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Authorization and authentication

Introduction

This article describes user authentication and authorization schemata on the Trusted Twin platform.

The purpose of this article is to provide system architects and developers with conceptual knowledge required to design solutions on the Trusted Twin platform. For developer resources, please consult the Trusted Twin docs website.

10 min. read

Figure 1. Authorization and authentication on the Trusted Twin platform.

Concept

Overview

There are two user authentication schemata on the Trusted Twin platform:

  • User Secret (API key) based user authentication schema,
  • User Token based user authentication schema.

Both schemata use the same authorization model which is based on the user role. To learn more about user roles, please consult the Account and user article.

A User Secret (API key) and a User Token have different purposes of use:

  • A User Secret (API key) is intended for use by backend applications that require access to the Trusted Twin API.
  • A User Token is intended for use by frontend applications. It allows for direct access to the Trusted Twin API, bypassing backend applications. A User Token is always generated on the base of a User Secret (API key) and it inherits all permissions of the User Secret (API key).

Figure 2. A User Secret (API key) is intended for use by backend applications. A User Token is intended for use by frontend applications.

User Secret (API key)

A User Secret (API key) is always associated with a user. A user can only have one active User Secret (API key) at a given time. The User Secret (API key) serves for user authentication.

Figure 3. A user can have only one User Secret (API key) at a given time.

Permissions granted to a given User Secret (API key) (i.e., user permissions and rules) are stored in the role of the user for whom the User Secret (API key) was generated. The "validity_ts" is stored as an attribute by the user for whom the given User Secret (API key) was generated.

A change to the user role or an update of the "validity_ts" attribute does not automatically invalidate a User Secret (API key).

User Token

A User Token is always associated with the User Secret (API key) which was used to generate it. You can generate any number of User Tokens  using a single User Secret (API key). The permissions of a User Token are inherited from the User Secret (API key) used to generate it. These permissions are checked during each API call.

Figure 4. Any number of User Tokens can be generated using a single User Secret (API key).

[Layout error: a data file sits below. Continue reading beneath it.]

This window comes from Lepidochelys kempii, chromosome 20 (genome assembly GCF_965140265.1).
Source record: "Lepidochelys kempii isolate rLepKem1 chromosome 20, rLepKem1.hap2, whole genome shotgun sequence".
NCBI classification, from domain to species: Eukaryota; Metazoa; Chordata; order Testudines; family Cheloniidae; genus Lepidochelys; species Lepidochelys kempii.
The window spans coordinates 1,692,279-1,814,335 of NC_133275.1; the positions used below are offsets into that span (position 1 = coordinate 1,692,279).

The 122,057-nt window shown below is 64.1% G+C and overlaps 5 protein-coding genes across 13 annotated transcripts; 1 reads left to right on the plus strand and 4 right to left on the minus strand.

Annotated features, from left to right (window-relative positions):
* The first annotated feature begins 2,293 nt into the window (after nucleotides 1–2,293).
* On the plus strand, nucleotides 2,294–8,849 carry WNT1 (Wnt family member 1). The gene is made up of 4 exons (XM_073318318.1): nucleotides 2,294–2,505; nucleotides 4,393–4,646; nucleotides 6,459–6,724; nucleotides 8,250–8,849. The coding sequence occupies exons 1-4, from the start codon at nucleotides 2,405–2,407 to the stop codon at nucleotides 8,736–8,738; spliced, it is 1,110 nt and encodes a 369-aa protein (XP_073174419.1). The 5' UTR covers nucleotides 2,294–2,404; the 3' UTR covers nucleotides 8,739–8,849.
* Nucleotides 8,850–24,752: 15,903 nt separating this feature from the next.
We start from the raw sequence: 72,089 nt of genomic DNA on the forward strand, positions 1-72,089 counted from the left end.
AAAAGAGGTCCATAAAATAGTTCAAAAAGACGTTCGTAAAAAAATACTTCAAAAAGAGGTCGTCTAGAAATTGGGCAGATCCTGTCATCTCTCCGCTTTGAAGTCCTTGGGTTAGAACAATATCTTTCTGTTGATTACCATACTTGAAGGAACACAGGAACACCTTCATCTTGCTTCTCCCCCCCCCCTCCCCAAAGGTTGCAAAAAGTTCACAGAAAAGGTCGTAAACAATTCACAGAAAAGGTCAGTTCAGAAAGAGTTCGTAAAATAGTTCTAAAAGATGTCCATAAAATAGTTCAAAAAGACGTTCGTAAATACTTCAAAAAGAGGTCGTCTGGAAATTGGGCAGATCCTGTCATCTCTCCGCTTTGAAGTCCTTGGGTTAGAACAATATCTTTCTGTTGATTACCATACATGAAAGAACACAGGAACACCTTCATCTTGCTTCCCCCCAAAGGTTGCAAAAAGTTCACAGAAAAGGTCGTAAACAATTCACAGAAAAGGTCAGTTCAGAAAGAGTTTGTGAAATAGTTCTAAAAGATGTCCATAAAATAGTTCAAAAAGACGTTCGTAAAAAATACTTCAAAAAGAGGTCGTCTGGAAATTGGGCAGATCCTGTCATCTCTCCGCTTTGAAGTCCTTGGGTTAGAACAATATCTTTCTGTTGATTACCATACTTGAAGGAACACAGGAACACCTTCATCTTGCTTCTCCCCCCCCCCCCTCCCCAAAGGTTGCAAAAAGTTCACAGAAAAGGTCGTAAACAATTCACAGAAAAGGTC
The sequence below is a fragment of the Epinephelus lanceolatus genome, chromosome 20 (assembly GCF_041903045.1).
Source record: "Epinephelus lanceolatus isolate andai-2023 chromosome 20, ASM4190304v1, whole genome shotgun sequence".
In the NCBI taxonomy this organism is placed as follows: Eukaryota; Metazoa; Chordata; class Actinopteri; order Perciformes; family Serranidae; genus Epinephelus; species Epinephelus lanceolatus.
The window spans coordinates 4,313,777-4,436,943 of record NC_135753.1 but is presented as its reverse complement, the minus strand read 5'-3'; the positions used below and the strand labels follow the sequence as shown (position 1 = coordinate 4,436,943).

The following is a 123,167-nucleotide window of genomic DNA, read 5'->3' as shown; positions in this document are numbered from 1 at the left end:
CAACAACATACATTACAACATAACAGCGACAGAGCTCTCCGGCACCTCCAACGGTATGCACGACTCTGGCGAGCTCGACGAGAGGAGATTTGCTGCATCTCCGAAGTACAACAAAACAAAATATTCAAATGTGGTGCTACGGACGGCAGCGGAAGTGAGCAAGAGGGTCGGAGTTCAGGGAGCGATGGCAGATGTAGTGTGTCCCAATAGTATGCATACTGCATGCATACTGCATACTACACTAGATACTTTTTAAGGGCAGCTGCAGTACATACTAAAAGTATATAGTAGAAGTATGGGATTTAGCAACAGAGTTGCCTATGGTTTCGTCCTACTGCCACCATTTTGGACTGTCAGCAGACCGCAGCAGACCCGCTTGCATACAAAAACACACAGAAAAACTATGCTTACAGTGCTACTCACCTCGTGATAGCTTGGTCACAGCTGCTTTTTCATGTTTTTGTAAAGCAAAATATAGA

When creating a User Token, you can specify the "validity_ts" of a given User Token which will always be subordinate to the "validity_ts" of the User Secret (API key) used to generate a given User Token.

When creating a User Token, you can provide a dictionary containing variables (i.e., "secret_dict") that will be passed to authorization rules and templates in the same way as when using the "X-TrustedTwin" custom header, which allows for personalization of User Tokens. The "secret_dict" is not visible to the user creating the User Token. In case when the "X-TrustedtTwin" header is passed in the API method call authorized with the User Token, the "secret_dict" passed in the User Token takes precedence over variables of the same name passed in the "X-TrustedTwin" custom header.

Developer resources
Custom headers
Rules
Templates

When creating a User Token, you can indicate whether the User Token can be used to create more User Tokens ("create" option)  or to extend the "validity_ ts" of a User Token ("refresh" option).

Important note

Refreshing an existing User Token does not automatically invalidate the User Token used to refresh that User Token. You should treat a “refreshed” User Token  as a copy of this User Token with updated validity (i.e, the "secret_dict" is inherited from the User Token that was used to refresh it). 

Figure 5. Refreshing User Token generates a copy of the User Token used to generate it with an updated validity. The User Token inherits the “secret_dict” of the User Token used to generate it.

Because User Tokens are always subordinate to the User Secret (API key) used to generate it, invalidating a User Secret (API key) automatically invalidates all User Tokens which were generated on the base of this User Secret (API key). 

Figure 6. User Token “secret_dict” variables take precedence over DICT variables passed in the “X-TrustedTwin” custom header.

Best practices

  • We recommend creating a dedicated user and User Secret (API key) for generating User Tokens with limited permissions.
  • We recommend using a "secret_dict" to limit User Token access to only selected resources (e.g., Twins, Entries, Identities).
  • Remember that invalidating a User Secret (API key) automatically invalidates all User Tokens associated with the User Secret (API key).
  • Remember that User Tokens always inherit permissions from current settings of the user role associated with the User Secret (API key) used to generate the User Token.

For more information about how to use the Trusted Twin platform in your application’s architecture or technology stack, please contact hello@trustedtwin.com

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